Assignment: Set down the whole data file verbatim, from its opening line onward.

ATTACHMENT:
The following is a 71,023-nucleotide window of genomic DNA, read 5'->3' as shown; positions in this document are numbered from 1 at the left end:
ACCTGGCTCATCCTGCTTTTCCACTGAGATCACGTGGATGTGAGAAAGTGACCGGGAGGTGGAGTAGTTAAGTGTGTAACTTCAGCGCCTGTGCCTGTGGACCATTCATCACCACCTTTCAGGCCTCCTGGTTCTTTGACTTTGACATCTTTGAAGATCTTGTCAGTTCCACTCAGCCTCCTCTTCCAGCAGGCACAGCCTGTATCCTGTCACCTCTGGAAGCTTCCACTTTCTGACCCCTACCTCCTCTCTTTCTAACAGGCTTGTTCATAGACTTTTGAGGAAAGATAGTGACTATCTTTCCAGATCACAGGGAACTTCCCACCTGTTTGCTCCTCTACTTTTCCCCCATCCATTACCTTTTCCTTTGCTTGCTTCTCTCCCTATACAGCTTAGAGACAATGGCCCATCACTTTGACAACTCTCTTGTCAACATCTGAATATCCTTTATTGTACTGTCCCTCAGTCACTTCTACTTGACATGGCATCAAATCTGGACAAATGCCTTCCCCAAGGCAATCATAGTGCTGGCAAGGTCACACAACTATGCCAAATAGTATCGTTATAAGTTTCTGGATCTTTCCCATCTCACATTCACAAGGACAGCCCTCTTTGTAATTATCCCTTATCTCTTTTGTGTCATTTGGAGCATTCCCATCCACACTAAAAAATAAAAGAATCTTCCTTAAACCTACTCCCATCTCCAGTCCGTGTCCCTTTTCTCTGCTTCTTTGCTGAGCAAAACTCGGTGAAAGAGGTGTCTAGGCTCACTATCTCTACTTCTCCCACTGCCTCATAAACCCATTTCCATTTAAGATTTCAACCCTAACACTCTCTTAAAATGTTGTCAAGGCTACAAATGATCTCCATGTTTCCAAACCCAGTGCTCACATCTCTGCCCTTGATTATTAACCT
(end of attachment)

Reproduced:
The following is a 71,023-nucleotide window of genomic DNA, read 5'->3' as shown; positions in this document are numbered from 1 at the left end:
ACCTGGCTCATCCTGCTTTTCCACTGAGATCACGTGGATGTGAGAAAGTGACCGGGAGGTGGAGTAGTTAAGTGTGTAACTTCAGCGCCTGTGCCTGTGGACCATTCATCACCACCTTTCAGGCCTCCTGGTTCTTTGACTTTGACATCTTTGAAGATCTTGTCAGTTCCACTCAGCCTCCTCTTCCAGCAGGCACAGCCTGTATCCTGTCACCTCTGGAAGCTTCCACTTTCTGACCCCTACCTCCTCTCTTTCTAACAGGCTTGTTCATAGACTTTTGAGGAAAGATAGTGACTATCTTTCCAGATCACAGGGAACTTCCCACCTGTTTGCTCCTCTACTTTTCCCCCATCCATTACCTTTTCCTTTGCTTGCTTCTCTCCCTATACAGCTTAGAGACAATGGCCCATCACTTTGACAACTCTCTTGTCAACATCTGAATATCCTTTATTGTACTGTCCCTCAGTCACTTCTACTTGACATGGCATCAAATCTGGACAAATGCCTTCCCCAAGGCAATCATAGTGCTGGCAAGGTCACACAACTATGCCAAATAGTATCGTTATAAGTTTCTGGATCTTTCCCATCTCACATTCACAAGGACAGCCCTCTTTGTAATTATCCCTTATCTCTTTTGTGTCATTTGGAGCATTCCCATCCACACTAAAAAATAAAAGAATCTTCCTTAAACCTACTCCCATCTCCAGTCCGTGTCCCTTTTCTCTGCTTCTTTGCTGAGCAAAACTCGGTGAAAGAGGTGTCTAGGCTCACTATCTCTACTTCTCCCACTGCCTCATAAACCCATTTCCATTTAAGATTTCAACCCTAACACTCTCTTAAAATGTTGTCAAGGCTACAAATGATCTCCATGTTTCCAAACCCAGTGCTCACATCTCTGCCCTTGATTATTAACCT